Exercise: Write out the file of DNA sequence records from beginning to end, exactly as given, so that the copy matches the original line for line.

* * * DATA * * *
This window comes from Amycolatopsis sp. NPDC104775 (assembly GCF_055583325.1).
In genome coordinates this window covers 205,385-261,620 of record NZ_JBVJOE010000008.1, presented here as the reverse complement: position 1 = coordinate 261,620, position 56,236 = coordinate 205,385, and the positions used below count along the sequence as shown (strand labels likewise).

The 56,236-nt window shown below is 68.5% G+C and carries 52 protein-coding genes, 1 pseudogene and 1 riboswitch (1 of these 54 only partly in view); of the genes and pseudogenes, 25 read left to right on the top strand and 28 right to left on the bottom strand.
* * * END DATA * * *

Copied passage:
This window comes from Amycolatopsis sp. NPDC104775 (assembly GCF_055583325.1).
In genome coordinates this window covers 205,385-261,620 of record NZ_JBVJOE010000008.1, presented here as the reverse complement: position 1 = coordinate 261,620, position 56,236 = coordinate 205,385, and the positions used below count along the sequence as shown (strand labels likewise).

The 56,236-nt window shown below is 68.5% G+C and carries 52 protein-coding genes, 1 pseudogene and 1 riboswitch (1 of these 54 only partly in view); of the genes and pseudogenes, 25 read left to right on the top strand and 28 right to left on the bottom strand.